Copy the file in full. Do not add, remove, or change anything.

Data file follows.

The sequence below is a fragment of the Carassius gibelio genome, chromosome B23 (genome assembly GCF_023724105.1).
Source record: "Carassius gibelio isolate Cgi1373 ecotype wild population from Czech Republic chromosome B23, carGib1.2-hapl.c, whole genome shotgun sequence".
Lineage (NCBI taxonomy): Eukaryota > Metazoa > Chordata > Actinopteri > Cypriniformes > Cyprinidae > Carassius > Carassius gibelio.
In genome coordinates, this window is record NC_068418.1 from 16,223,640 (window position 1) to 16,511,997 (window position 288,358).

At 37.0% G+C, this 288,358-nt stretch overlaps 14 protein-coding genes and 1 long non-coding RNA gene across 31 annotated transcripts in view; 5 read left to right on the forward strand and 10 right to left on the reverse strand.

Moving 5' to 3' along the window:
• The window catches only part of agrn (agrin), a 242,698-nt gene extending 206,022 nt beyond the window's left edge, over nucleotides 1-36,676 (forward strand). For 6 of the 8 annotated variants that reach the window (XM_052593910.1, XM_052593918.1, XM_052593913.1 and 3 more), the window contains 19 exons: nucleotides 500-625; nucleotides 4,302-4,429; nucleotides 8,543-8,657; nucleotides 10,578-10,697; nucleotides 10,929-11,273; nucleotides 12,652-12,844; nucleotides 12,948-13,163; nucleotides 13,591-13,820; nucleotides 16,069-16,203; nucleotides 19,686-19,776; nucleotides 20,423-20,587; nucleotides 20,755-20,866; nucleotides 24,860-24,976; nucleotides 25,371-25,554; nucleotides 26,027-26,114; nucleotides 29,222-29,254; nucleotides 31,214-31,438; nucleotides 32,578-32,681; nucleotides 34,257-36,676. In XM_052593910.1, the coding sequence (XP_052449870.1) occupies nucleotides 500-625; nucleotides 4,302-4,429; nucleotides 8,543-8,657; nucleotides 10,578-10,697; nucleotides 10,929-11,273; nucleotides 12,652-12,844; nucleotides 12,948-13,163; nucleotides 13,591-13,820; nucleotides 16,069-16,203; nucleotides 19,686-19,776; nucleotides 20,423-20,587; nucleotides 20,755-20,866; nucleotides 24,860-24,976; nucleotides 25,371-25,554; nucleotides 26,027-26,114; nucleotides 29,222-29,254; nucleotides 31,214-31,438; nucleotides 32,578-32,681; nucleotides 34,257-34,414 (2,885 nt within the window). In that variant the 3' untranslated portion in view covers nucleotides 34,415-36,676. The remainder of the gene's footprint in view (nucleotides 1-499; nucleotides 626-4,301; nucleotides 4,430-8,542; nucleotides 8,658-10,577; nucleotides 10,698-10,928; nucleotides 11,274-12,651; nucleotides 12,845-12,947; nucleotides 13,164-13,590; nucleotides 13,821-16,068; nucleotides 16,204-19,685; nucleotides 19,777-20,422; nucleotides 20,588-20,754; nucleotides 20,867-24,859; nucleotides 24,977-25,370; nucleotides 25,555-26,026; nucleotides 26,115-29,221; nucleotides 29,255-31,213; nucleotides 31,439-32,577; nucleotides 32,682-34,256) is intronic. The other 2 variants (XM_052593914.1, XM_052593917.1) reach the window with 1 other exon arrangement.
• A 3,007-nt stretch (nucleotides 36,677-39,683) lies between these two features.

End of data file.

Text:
The sequence below is a fragment of the Carassius gibelio genome, chromosome B23 (genome assembly GCF_023724105.1).
Source record: "Carassius gibelio isolate Cgi1373 ecotype wild population from Czech Republic chromosome B23, carGib1.2-hapl.c, whole genome shotgun sequence".
Lineage (NCBI taxonomy): Eukaryota > Metazoa > Chordata > Actinopteri > Cypriniformes > Cyprinidae > Carassius > Carassius gibelio.
In genome coordinates, this window is record NC_068418.1 from 16,223,640 (window position 1) to 16,511,997 (window position 288,358).

At 37.0% G+C, this 288,358-nt stretch overlaps 14 protein-coding genes and 1 long non-coding RNA gene across 31 annotated transcripts in view; 5 read left to right on the forward strand and 10 right to left on the reverse strand.

Moving 5' to 3' along the window:
• The window catches only part of agrn (agrin), a 242,698-nt gene extending 206,022 nt beyond the window's left edge, over nucleotides 1-36,676 (forward strand). For 6 of the 8 annotated variants that reach the window (XM_052593910.1, XM_052593918.1, XM_052593913.1 and 3 more), the window contains 19 exons: nucleotides 500-625; nucleotides 4,302-4,429; nucleotides 8,543-8,657; nucleotides 10,578-10,697; nucleotides 10,929-11,273; nucleotides 12,652-12,844; nucleotides 12,948-13,163; nucleotides 13,591-13,820; nucleotides 16,069-16,203; nucleotides 19,686-19,776; nucleotides 20,423-20,587; nucleotides 20,755-20,866; nucleotides 24,860-24,976; nucleotides 25,371-25,554; nucleotides 26,027-26,114; nucleotides 29,222-29,254; nucleotides 31,214-31,438; nucleotides 32,578-32,681; nucleotides 34,257-36,676. In XM_052593910.1, the coding sequence (XP_052449870.1) occupies nucleotides 500-625; nucleotides 4,302-4,429; nucleotides 8,543-8,657; nucleotides 10,578-10,697; nucleotides 10,929-11,273; nucleotides 12,652-12,844; nucleotides 12,948-13,163; nucleotides 13,591-13,820; nucleotides 16,069-16,203; nucleotides 19,686-19,776; nucleotides 20,423-20,587; nucleotides 20,755-20,866; nucleotides 24,860-24,976; nucleotides 25,371-25,554; nucleotides 26,027-26,114; nucleotides 29,222-29,254; nucleotides 31,214-31,438; nucleotides 32,578-32,681; nucleotides 34,257-34,414 (2,885 nt within the window). In that variant the 3' untranslated portion in view covers nucleotides 34,415-36,676. The remainder of the gene's footprint in view (nucleotides 1-499; nucleotides 626-4,301; nucleotides 4,430-8,542; nucleotides 8,658-10,577; nucleotides 10,698-10,928; nucleotides 11,274-12,651; nucleotides 12,845-12,947; nucleotides 13,164-13,590; nucleotides 13,821-16,068; nucleotides 16,204-19,685; nucleotides 19,777-20,422; nucleotides 20,588-20,754; nucleotides 20,867-24,859; nucleotides 24,977-25,370; nucleotides 25,555-26,026; nucleotides 26,115-29,221; nucleotides 29,255-31,213; nucleotides 31,439-32,577; nucleotides 32,682-34,256) is intronic. The other 2 variants (XM_052593914.1, XM_052593917.1) reach the window with 1 other exon arrangement.
• A 3,007-nt stretch (nucleotides 36,677-39,683) lies between these two features.